Bridge vs. Switch: What's the Difference?
A bridge is a network device that divides a network into segments, filtering and forwarding traffic, while a switch connects multiple devices, managing and forwarding data to specific MAC addresses.
A bridge is a network device used to connect and segment different network sections, reducing traffic on each segment. It operates at the data link layer (Layer 2) of the OSI model. A switch, on the other hand, is a more advanced network device that connects multiple devices within the same network, forwarding data based on MAC addresses.
Bridges can filter network traffic, deciding whether to forward or block packets based on MAC addresses. This can reduce network congestion. In contrast, switches maintain a MAC address table, efficiently routing packets only to the intended recipient, which enhances network performance and security.
Bridges were commonly used in earlier networking setups to divide larger networks into manageable sections, while switches have largely replaced them in modern networks due to their ability to handle larger numbers of connections and more complex data routing.
Bridges typically have fewer ports and are suited for smaller networks. Switches come with a larger number of ports and are designed to handle more traffic, making them suitable for larger and more complex network environments.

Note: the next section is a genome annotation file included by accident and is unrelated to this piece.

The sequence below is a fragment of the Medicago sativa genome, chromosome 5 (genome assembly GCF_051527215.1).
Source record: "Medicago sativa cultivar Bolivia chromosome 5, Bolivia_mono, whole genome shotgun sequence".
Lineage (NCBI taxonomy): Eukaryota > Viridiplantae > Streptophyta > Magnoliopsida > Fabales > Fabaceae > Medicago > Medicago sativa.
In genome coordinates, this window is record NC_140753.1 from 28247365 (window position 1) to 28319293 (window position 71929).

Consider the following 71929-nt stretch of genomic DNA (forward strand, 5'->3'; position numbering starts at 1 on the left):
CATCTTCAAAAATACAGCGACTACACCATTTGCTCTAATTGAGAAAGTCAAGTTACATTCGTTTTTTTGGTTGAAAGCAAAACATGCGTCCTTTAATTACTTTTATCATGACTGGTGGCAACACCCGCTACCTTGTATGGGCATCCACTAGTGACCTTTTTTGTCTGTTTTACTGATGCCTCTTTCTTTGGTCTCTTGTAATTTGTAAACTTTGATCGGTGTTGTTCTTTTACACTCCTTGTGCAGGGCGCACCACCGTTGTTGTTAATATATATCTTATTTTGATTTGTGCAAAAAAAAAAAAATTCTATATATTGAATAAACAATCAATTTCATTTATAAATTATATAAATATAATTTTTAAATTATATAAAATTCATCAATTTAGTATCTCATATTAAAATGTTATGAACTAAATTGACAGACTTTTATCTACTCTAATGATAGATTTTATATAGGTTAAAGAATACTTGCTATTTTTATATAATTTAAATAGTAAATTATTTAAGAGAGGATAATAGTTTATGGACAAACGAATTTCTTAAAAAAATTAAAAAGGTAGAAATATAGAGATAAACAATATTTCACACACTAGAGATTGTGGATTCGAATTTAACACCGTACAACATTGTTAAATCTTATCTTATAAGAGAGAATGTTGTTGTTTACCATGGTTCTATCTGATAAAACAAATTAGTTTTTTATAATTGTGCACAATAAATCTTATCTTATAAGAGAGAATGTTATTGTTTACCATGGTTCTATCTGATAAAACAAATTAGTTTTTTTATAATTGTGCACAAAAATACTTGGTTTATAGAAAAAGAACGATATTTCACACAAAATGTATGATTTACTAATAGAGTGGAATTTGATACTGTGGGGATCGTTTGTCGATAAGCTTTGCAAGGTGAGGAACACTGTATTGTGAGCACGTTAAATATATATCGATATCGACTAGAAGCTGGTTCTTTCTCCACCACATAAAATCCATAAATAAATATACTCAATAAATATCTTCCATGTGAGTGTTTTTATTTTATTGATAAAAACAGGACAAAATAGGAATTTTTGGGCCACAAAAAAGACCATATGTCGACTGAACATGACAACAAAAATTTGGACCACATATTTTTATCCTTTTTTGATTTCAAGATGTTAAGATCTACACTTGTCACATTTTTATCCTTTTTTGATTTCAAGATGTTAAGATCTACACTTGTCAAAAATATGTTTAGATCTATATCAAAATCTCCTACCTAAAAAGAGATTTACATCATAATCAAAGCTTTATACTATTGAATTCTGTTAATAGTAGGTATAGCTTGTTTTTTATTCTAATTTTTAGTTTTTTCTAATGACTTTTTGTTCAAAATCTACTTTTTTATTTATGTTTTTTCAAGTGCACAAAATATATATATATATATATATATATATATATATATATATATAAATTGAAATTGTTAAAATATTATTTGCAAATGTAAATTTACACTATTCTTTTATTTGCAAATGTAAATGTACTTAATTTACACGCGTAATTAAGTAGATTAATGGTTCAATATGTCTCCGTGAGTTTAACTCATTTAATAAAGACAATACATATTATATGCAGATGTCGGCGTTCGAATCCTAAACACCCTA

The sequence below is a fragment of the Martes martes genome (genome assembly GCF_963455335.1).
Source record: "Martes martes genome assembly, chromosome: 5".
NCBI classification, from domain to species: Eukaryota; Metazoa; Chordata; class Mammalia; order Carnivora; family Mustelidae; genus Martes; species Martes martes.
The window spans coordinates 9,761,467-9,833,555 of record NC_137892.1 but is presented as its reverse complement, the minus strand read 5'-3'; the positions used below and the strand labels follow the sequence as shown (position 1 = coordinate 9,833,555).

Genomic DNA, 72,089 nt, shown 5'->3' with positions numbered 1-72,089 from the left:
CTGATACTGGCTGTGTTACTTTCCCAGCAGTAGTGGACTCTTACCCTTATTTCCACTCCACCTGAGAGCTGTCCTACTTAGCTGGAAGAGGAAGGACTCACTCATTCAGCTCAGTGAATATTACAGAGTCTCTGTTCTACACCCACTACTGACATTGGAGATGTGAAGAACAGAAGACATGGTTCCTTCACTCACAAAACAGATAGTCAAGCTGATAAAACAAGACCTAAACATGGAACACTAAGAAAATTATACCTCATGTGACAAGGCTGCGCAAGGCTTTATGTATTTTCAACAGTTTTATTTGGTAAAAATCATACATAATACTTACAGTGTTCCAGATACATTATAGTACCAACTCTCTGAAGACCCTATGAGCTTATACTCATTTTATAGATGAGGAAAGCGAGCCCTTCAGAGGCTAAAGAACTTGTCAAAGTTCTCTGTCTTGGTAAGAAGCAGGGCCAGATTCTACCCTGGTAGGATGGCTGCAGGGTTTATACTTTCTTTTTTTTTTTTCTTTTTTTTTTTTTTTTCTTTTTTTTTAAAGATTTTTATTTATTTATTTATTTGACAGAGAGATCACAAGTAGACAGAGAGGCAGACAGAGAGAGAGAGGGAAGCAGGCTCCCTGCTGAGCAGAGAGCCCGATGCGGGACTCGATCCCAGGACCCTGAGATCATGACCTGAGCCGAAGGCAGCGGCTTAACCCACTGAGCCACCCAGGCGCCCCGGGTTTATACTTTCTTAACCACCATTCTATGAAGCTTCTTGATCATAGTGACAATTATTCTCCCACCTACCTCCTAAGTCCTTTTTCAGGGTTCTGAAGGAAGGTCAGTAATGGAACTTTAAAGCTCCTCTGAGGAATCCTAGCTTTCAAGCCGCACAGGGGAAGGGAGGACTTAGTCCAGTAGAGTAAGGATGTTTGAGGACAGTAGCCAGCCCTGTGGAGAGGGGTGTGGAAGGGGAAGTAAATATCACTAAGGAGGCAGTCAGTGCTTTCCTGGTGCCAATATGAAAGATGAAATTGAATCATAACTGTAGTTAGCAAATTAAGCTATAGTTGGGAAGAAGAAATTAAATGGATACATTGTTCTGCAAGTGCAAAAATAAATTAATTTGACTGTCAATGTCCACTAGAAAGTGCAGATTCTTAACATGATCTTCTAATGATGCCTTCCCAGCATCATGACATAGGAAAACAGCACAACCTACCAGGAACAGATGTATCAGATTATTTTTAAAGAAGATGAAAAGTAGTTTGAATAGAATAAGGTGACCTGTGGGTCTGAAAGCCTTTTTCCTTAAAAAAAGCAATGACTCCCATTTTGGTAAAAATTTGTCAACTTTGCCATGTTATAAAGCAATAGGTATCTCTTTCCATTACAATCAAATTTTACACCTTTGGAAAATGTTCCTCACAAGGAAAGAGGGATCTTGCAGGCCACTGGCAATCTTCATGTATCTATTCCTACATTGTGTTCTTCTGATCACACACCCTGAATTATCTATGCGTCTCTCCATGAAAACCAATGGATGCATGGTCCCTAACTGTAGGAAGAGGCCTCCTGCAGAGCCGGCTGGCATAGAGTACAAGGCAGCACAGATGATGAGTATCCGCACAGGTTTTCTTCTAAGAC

The functionality of a bridge is more basic and limited compared to a switch. While bridges are used to filter and forward traffic between network segments, switches can do this more efficiently and support additional features like VLANs (Virtual Local Area Networks).
Connects network segments, reducing traffic
Connects multiple devices, managing data traffic
Layer of Operation
Data link layer (Layer 2)
Data link layer (Layer 2)
Filters and forwards based on MAC addresses
Forwards data to specific MAC addresses
Smaller networks or segments
Larger networks with more devices
Basic filtering and forwarding
Supports VLANs, greater port density, complex routing
Bridge and Switch Definitions
In computing, a link between two separate computer networks.
A bridge was set up to enable communication between the two different networks.
An act of changing direction or taking a different course.
After ten years in finance, she made a switch to the tech industry.
A physical or virtual device filtering and forwarding network traffic.
To reduce congestion, a bridge was used to segment the office network.
An electrical device for making and breaking the connection in a circuit.
He flipped the switch to turn on the lights.
A transitional path or link between two points or states.
The new policy served as a bridge between the old and new management practices.
A network device connecting multiple devices within a LAN.
We installed a switch to connect all the computers in the lab.
A network device that connects and segments different parts of a LAN.
The network bridge efficiently connected the two departmental LANs.
A change or exchange of one thing for another.
The company made a strategic switch from traditional marketing to digital.
A structure providing a connection over an obstacle or gap.
The Golden Gate Bridge spans across San Francisco Bay.
In rail transport, a mechanism for guiding trains from one track to another.
The train switch malfunctioned, causing a delay.